Regex Checking of Foreign Characters in PHP

Regular expressions are great at checking names for invalid characters, but you need to keep our international friends — and their fancy letters — in mind when doing so. The basic A-z regex pattern won't allow things like the é in café. Don't take my word for it, see for yourself:

$input = 'café';
$pattern = '/[^A-z ]+/';
if (preg_match($pattern,$input)) { $r = 'invalid'; } else { $r = 'valid'; }
// $r: invalid

The good news is that there's a really easy way around this. Simply add \p{L} to your regex pattern (for more on why, see PHP's unicode character properties) and add the u pattern modifier so that the string is evaluated as UTF-8. See this in action here:

$input = 'café';
$pattern = '/[^A-z \p{L}]+/u';
if (preg_match($pattern,$input)) { $r = 'invalid'; } else { $r = 'valid'; }
// $r: valid

Just to be sure we didn't screw anything up, let's test with two more inputs. The first, diner, should still be evaluated as valid and the second, $400, should still be invalid. Let's make sure that's the case:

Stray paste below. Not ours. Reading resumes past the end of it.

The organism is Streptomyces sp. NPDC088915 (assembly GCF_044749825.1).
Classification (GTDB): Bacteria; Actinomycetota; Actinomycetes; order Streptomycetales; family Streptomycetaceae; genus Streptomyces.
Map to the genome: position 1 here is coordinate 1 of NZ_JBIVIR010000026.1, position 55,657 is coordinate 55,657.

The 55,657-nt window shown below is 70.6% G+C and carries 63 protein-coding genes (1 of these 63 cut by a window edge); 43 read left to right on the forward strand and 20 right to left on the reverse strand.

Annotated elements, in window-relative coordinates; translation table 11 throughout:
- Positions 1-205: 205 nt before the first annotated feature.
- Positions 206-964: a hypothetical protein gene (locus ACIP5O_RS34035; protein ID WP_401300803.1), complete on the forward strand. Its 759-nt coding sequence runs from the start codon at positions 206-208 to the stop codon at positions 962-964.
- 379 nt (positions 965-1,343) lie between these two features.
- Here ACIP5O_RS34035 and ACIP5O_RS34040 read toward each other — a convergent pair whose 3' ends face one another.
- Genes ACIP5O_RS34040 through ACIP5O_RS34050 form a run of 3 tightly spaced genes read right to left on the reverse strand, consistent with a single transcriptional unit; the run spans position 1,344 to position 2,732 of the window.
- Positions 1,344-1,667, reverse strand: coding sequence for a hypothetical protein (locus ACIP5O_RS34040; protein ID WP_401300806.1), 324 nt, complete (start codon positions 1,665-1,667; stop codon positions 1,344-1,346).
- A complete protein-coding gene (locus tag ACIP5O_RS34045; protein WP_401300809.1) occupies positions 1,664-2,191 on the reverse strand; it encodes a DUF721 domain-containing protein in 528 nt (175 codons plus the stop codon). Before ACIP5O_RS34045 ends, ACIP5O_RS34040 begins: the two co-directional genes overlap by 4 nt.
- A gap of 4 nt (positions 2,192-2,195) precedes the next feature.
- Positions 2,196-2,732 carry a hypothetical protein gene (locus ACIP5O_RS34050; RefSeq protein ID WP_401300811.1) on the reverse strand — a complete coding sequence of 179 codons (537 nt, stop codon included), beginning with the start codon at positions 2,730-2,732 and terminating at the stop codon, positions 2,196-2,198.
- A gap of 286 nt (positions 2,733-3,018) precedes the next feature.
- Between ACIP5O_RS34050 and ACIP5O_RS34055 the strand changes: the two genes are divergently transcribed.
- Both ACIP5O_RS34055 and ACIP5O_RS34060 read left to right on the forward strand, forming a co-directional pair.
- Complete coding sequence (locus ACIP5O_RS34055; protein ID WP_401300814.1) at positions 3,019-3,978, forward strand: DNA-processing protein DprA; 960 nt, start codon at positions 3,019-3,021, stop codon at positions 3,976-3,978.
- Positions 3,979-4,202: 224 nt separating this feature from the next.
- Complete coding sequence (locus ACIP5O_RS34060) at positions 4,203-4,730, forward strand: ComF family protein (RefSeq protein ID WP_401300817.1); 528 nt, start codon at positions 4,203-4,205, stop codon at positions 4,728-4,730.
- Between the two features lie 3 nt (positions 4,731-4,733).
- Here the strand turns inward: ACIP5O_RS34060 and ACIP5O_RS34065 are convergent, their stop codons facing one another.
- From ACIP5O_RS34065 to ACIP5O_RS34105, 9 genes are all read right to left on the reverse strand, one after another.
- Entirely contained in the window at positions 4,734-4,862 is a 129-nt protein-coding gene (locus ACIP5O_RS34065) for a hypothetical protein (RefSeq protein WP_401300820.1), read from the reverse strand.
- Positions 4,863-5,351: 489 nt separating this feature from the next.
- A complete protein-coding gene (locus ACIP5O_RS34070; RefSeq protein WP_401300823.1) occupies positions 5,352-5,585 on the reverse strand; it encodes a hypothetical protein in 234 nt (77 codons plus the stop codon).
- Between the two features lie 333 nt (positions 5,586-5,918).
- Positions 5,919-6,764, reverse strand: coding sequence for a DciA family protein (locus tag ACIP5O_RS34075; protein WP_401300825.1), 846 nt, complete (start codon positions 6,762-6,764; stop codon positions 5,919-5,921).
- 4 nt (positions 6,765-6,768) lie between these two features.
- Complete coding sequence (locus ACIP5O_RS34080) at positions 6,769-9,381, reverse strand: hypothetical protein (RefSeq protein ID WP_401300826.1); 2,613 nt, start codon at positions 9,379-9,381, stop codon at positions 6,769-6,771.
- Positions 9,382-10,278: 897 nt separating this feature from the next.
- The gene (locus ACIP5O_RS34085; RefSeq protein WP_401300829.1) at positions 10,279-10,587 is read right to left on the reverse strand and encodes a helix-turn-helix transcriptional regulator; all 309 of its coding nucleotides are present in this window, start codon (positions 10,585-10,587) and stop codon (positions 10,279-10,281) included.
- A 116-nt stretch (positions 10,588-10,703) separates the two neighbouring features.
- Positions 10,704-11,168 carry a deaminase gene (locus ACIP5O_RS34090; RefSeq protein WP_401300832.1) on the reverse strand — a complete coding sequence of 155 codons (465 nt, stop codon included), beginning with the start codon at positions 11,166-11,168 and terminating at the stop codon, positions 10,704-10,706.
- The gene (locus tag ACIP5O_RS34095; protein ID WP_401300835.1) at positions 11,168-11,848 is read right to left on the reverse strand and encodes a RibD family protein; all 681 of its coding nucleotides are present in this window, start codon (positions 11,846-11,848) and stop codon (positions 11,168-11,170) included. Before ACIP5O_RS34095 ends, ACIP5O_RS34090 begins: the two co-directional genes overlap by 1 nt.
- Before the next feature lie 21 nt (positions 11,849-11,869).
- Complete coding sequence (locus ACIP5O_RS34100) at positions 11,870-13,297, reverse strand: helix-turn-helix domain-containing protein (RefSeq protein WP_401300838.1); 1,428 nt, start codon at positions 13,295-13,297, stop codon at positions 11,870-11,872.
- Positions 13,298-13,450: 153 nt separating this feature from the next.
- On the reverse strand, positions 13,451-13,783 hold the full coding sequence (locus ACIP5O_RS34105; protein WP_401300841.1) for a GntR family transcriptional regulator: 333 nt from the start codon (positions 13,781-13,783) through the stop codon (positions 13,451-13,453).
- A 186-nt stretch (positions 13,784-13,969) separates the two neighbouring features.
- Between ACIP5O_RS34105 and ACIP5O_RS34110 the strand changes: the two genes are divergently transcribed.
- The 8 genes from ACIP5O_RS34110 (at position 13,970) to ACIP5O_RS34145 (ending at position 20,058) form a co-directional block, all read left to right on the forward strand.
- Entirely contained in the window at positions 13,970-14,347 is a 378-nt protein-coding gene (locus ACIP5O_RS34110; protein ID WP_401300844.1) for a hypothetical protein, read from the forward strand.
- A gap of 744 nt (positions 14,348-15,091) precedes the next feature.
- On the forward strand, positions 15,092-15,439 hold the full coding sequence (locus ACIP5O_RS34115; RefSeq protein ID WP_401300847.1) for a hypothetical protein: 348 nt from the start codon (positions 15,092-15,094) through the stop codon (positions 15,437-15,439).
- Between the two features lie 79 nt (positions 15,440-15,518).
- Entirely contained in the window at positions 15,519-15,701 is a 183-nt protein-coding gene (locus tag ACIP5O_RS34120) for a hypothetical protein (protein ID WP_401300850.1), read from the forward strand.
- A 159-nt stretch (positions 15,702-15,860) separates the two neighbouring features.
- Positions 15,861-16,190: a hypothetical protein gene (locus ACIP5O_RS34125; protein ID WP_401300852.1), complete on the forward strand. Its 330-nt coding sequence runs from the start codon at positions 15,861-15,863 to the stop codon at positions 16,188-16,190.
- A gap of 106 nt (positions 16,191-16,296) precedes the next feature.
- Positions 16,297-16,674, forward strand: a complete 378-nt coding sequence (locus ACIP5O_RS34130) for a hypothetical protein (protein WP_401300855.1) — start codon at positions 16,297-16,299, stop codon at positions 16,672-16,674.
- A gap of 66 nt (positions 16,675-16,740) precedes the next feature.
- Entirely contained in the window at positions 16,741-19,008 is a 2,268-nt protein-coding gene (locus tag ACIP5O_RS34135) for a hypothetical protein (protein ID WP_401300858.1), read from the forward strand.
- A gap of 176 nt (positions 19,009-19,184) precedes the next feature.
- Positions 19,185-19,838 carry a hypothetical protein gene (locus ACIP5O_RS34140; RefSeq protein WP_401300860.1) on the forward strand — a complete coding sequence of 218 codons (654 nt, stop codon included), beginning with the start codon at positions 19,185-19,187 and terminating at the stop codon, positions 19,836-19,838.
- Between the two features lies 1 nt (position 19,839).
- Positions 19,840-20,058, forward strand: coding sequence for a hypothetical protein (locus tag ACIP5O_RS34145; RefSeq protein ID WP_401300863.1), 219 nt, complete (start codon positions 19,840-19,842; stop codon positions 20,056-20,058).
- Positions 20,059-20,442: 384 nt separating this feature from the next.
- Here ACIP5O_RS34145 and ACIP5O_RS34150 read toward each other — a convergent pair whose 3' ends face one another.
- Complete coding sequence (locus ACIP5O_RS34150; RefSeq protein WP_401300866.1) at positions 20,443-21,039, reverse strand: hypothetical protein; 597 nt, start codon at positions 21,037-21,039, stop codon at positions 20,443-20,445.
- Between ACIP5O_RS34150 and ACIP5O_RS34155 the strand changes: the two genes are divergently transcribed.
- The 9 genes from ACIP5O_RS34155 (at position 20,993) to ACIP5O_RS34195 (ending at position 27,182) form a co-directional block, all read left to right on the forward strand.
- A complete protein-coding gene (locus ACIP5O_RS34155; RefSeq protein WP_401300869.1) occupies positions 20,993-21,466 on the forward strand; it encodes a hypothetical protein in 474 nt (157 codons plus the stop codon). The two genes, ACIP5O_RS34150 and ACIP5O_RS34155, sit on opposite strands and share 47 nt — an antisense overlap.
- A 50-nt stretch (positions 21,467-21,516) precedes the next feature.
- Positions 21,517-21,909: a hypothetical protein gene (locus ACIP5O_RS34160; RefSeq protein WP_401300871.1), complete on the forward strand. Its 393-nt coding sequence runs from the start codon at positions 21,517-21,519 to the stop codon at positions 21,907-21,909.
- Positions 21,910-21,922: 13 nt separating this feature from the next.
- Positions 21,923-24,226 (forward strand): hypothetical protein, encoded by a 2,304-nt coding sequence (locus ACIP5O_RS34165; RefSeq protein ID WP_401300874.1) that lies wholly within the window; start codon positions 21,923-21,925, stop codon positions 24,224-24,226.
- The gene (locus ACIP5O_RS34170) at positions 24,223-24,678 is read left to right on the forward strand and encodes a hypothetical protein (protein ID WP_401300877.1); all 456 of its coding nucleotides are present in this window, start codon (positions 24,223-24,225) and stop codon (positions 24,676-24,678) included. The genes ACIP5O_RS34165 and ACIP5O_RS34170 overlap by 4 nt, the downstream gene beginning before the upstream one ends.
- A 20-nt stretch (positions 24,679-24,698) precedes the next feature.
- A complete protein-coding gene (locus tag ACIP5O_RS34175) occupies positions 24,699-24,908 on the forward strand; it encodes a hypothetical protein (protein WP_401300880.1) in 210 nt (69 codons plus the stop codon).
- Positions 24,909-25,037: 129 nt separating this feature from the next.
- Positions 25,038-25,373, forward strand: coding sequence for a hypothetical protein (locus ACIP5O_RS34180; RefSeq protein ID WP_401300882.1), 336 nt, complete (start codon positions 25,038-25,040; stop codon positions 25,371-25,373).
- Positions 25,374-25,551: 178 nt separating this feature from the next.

$input = 'diner';
$pattern = '/[^A-z \p{L}]+/u';
if (preg_match($pattern,$input)) { $r = 'invalid'; } else { $r = 'valid'; }
// $r: valid
$input = '$400';
$pattern = '/[^A-z \p{L}]+/u';
if (preg_match($pattern,$input)) { $r = 'invalid'; } else { $r = 'valid'; }
// $r: invalid

Both of those worked as expected, so we're all set. That was easy, right?


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This post was published on November 4th, 2016 by Robert James Reese in PHP. Before using any of the code or other content in this post, you must read and agree to our terms of use.